On one of my favourite t-shirts it says, Thank EU for the music. It reminds me of a really special day. A group of pro-EU campaigners decided that the yearly Last Night of the Proms concert was a celebration of the power of music to bring people together. So we would hand out small EU flags to Promenaders as a sign of unity in Europe and to support musicians.
Music in the hungarian resistance
This is very personal for me, as my stepfather who raised me was a classical musician. Refugees from USSR-ruled Hungary of 1956 formed an orchestra in one of the Austrian refugee camps (Philharmonia Hungarica). They toured most of the year representing the fight for freedom, which was as precious to them then as it is to Ukrainians now, both fighting the same enemy.
Music through the ages has played a role in the resistance movements. In Communist Hungary, Verdi’s opera Nabucco was banned from the Budapest Opera House because it tells the biblical story of the oppression of the Jews by the Empire of Nebuchadnezzar. My mother told me that the audience would stand up as a symbol of their resistance to the tyranny of the USSR.
Music in occupied Ukraine
In the chaos of the Ukraine-Russia war, music has again emerged as a symbol of resistance for people. It is poignant to watch the video of Ukrainian pianist Irina Maniukina, as she played Chopin in the ruins of her house after it was damaged by Russian bombs.
EU Flags at the Proms
Some tabloids were angered by the handing out of EU flags at the Last Night of the Proms. But many of the musical pieces played at the concert are by European composers. We felt that after Brexit it was vital to demonstrate that it is possible to be patriotic. But at the same time we can be proud of being European and internationalist. The promenade concerts feature musicians and music from all corners of Europe. The group adopted the slogan #ThankEUForTheMusic.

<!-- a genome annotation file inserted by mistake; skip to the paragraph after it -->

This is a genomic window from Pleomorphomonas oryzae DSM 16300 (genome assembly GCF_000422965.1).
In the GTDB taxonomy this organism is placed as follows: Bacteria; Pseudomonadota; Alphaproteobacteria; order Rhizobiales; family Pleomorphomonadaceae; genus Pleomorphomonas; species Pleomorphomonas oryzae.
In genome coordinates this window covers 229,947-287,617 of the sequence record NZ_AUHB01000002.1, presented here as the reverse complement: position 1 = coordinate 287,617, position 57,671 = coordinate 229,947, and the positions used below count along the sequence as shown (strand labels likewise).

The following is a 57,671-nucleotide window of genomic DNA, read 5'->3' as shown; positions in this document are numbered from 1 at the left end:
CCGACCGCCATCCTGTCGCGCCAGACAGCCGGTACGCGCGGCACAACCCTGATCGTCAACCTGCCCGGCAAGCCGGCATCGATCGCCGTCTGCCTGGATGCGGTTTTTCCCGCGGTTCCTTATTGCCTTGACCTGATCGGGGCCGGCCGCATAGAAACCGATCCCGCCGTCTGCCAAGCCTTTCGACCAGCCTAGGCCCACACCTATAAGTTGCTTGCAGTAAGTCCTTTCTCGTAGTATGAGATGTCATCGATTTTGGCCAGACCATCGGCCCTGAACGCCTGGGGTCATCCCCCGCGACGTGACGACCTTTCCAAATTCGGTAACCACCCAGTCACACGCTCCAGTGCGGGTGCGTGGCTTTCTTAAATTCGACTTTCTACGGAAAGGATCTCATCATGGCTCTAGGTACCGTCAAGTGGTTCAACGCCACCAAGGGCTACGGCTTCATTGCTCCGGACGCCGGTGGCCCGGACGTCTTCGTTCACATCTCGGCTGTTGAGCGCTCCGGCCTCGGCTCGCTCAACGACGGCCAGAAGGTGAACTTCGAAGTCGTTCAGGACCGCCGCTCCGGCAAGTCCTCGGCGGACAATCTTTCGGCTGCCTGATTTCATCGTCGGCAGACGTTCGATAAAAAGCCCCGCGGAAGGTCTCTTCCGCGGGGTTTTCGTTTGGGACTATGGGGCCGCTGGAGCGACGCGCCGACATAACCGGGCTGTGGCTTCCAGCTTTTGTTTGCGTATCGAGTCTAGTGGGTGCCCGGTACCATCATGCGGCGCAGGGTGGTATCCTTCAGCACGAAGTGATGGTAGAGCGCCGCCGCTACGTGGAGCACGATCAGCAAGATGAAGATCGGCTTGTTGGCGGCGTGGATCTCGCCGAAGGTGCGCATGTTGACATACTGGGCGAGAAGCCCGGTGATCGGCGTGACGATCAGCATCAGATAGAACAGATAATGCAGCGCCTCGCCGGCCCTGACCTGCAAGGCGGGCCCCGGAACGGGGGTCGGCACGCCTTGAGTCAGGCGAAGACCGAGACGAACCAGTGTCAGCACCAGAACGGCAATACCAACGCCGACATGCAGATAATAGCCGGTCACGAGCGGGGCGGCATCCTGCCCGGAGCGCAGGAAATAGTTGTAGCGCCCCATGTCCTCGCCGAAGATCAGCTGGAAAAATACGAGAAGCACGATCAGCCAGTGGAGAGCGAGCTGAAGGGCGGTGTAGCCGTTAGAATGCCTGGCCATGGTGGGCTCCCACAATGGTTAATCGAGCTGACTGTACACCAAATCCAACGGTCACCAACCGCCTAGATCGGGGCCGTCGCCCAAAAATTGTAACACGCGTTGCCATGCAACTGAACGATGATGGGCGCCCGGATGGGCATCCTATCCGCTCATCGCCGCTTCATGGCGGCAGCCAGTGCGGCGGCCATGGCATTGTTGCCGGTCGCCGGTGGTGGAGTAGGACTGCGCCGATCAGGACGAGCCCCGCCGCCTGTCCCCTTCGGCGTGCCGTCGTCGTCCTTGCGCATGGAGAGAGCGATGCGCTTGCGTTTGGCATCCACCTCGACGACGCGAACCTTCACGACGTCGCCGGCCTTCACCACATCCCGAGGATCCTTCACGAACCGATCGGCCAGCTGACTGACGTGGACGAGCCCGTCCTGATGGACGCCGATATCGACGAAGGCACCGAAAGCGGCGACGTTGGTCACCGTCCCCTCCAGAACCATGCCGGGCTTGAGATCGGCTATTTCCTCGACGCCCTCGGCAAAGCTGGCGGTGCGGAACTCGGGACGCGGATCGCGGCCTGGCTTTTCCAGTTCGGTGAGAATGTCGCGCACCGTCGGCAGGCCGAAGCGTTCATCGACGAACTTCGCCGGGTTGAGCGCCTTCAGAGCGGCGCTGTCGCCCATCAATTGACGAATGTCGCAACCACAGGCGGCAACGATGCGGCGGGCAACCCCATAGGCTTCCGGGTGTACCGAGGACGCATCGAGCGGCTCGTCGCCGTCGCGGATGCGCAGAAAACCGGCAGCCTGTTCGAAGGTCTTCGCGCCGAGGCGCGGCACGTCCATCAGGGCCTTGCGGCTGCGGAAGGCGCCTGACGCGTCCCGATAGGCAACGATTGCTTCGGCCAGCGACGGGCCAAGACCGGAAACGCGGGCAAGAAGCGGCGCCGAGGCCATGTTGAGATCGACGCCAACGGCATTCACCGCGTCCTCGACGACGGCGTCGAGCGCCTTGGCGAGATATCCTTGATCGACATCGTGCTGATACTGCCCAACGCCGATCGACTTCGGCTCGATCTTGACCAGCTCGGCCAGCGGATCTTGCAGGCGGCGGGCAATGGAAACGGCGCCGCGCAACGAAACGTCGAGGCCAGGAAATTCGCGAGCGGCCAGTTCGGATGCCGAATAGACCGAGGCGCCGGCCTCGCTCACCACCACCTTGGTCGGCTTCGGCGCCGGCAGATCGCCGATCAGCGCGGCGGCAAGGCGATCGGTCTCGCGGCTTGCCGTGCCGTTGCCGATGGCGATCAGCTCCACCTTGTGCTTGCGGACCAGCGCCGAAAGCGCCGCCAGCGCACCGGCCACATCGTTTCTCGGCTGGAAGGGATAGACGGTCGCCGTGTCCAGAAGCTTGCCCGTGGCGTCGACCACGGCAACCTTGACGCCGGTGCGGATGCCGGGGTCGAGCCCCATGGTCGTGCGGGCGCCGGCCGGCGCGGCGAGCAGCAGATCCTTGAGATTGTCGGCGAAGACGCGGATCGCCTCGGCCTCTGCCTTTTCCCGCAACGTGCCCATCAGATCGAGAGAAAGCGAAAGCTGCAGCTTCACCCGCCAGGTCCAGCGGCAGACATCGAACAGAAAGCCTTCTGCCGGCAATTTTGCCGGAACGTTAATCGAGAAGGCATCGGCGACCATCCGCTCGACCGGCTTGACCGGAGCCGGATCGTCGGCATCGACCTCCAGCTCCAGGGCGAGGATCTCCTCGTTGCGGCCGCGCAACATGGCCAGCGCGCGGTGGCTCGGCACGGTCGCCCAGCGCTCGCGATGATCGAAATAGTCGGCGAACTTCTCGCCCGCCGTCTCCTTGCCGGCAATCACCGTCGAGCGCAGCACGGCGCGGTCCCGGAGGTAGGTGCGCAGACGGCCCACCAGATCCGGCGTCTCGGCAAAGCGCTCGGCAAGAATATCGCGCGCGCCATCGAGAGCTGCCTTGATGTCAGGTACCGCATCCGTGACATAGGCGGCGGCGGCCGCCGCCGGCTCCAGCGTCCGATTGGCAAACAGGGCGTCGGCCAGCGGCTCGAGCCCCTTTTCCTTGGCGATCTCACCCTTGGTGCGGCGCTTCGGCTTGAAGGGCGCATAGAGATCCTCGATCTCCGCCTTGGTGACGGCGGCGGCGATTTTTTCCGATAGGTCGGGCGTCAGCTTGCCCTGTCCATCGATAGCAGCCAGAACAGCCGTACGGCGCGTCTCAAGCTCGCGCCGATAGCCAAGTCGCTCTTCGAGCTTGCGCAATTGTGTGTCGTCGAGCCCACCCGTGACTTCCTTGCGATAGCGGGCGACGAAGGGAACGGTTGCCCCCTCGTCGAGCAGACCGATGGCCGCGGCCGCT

The enthusiasm with which most people received the small EU flag we handed out made me very happy. It demonstrated that the negativity our government has shown towards our friends, families and allies across the Channel is not how most people feel towards Europe and Europeans.
Europe Day concert on 8 May 2022
This year, instead of standing outside a hall, watching people entering a concert, the group will be putting on a special concert themselves at St John’s Smith Square to celebrate Europe Day on 8 May. The Ukraine war brings home how vital European solidarity is for the survival of our continent (and the rest of the world as well).
I intend to celebrate Europe Day at this concert, with some outstanding music including Libertango, Oblivion, Por Una Cabeza, London Tango, and Tango Italiano.
If you want more details about the programme and how the idea of the concert developed, Daisy Windsor has written for North East Bylines, having interviewed Paolo Arrigo, lead organiser of Thank EU for the Music. He told her:
“I have looked into holding a pro-EU concert at the Royal Albert Hall and this is a small start to fulfilling this great dream.